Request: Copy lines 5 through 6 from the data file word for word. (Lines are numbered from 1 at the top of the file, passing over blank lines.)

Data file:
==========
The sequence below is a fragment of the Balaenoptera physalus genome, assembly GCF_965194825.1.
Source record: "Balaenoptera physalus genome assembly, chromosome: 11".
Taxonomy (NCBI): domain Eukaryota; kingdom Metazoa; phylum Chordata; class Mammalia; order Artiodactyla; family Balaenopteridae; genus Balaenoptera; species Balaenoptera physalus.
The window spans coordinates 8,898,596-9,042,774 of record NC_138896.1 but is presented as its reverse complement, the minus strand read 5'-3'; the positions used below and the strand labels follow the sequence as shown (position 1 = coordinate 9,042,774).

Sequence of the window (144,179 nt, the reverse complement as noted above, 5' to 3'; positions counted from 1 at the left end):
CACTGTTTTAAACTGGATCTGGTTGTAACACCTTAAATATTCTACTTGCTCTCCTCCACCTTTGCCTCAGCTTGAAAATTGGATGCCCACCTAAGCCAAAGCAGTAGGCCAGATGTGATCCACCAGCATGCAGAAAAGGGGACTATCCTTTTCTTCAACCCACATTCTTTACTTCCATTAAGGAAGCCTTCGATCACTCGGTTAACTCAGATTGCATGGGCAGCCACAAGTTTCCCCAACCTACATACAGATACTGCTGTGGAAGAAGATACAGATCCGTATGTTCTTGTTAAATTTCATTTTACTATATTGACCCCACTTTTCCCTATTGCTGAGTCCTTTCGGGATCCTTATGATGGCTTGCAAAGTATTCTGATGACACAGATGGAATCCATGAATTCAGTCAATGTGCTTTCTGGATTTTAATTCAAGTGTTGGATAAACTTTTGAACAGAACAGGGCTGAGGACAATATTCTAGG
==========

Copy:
Sequence of the window (144,179 nt, the reverse complement as noted above, 5' to 3'; positions counted from 1 at the left end):
CACTGTTTTAAACTGGATCTGGTTGTAACACCTTAAATATTCTACTTGCTCTCCTCCACCTTTGCCTCAGCTTGAAAATTGGATGCCCACCTAAGCCAAAGCAGTAGGCCAGATGTGATCCACCAGCATGCAGAAAAGGGGACTATCCTTTTCTTCAACCCACATTCTTTACTTCCATTAAGGAAGCCTTCGATCACTCGGTTAACTCAGATTGCATGGGCAGCCACAAGTTTCCCCAACCTACATACAGATACTGCTGTGGAAGAAGATACAGATCCGTATGTTCTTGTTAAATTTCATTTTACTATATTGACCCCACTTTTCCCTATTGCTGAGTCCTTTCGGGATCCTTATGATGGCTTGCAAAGTATTCTGATGACACAGATGGAATCCATGAATTCAGTCAATGTGCTTTCTGGATTTTAATTCAAGTGTTGGATAAACTTTTGAACAGAACAGGGCTGAGGACAATATTCTAGG